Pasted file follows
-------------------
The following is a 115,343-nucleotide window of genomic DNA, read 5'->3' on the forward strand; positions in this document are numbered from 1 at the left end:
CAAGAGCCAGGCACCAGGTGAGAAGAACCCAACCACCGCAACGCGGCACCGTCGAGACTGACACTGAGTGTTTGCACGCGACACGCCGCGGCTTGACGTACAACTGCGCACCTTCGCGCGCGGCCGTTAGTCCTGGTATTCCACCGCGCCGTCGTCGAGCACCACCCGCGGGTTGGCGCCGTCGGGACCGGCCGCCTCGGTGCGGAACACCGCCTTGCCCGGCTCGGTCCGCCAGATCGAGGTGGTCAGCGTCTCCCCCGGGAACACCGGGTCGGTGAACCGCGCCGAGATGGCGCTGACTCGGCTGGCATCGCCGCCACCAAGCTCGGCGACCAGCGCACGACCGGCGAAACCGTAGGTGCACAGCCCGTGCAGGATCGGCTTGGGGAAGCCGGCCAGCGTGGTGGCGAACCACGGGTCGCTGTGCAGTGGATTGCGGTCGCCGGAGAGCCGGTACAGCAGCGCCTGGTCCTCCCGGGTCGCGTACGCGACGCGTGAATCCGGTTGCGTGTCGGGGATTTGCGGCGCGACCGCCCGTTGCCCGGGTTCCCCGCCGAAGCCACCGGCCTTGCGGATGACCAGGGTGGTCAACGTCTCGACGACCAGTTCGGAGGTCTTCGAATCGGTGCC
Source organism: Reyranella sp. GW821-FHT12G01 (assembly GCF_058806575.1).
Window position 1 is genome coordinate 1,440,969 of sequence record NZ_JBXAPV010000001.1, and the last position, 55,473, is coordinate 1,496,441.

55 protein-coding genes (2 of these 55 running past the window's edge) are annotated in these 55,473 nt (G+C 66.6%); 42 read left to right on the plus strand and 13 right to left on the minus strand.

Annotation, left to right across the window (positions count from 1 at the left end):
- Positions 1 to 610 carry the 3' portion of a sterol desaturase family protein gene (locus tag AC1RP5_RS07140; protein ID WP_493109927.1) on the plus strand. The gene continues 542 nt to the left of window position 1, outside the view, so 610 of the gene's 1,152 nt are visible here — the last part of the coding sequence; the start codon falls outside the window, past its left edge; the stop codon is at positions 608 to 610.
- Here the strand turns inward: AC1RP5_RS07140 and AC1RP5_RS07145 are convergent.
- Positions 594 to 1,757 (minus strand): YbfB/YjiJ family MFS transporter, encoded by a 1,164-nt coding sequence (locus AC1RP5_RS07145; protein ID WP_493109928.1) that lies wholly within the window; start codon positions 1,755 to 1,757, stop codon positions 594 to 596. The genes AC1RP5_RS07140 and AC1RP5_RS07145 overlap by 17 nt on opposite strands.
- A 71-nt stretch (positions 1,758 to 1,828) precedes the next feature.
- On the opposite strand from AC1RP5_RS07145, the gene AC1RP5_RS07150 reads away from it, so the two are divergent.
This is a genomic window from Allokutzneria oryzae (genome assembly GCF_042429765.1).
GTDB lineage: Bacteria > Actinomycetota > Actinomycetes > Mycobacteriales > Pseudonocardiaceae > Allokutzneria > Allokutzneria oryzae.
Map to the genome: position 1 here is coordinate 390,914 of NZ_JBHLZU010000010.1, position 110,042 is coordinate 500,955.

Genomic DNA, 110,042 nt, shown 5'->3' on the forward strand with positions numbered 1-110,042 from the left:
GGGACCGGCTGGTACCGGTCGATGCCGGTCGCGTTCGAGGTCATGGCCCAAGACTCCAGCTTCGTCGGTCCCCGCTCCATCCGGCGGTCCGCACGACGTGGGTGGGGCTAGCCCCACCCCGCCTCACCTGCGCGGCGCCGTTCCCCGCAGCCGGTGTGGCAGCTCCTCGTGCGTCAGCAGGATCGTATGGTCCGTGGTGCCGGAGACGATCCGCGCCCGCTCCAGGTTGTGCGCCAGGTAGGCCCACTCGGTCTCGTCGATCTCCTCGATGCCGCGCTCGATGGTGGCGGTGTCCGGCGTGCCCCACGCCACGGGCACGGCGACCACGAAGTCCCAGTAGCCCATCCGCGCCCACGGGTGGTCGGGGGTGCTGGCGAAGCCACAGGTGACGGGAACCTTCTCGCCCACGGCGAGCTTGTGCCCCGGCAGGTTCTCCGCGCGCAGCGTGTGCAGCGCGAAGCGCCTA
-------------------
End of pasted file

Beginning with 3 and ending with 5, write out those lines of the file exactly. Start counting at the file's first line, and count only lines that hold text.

Source organism: Reyranella sp. GW821-FHT12G01 (assembly GCF_058806575.1).
Window position 1 is genome coordinate 1,440,969 of sequence record NZ_JBXAPV010000001.1, and the last position, 55,473, is coordinate 1,496,441.

55 protein-coding genes (2 of these 55 running past the window's edge) are annotated in these 55,473 nt (G+C 66.6%); 42 read left to right on the plus strand and 13 right to left on the minus strand.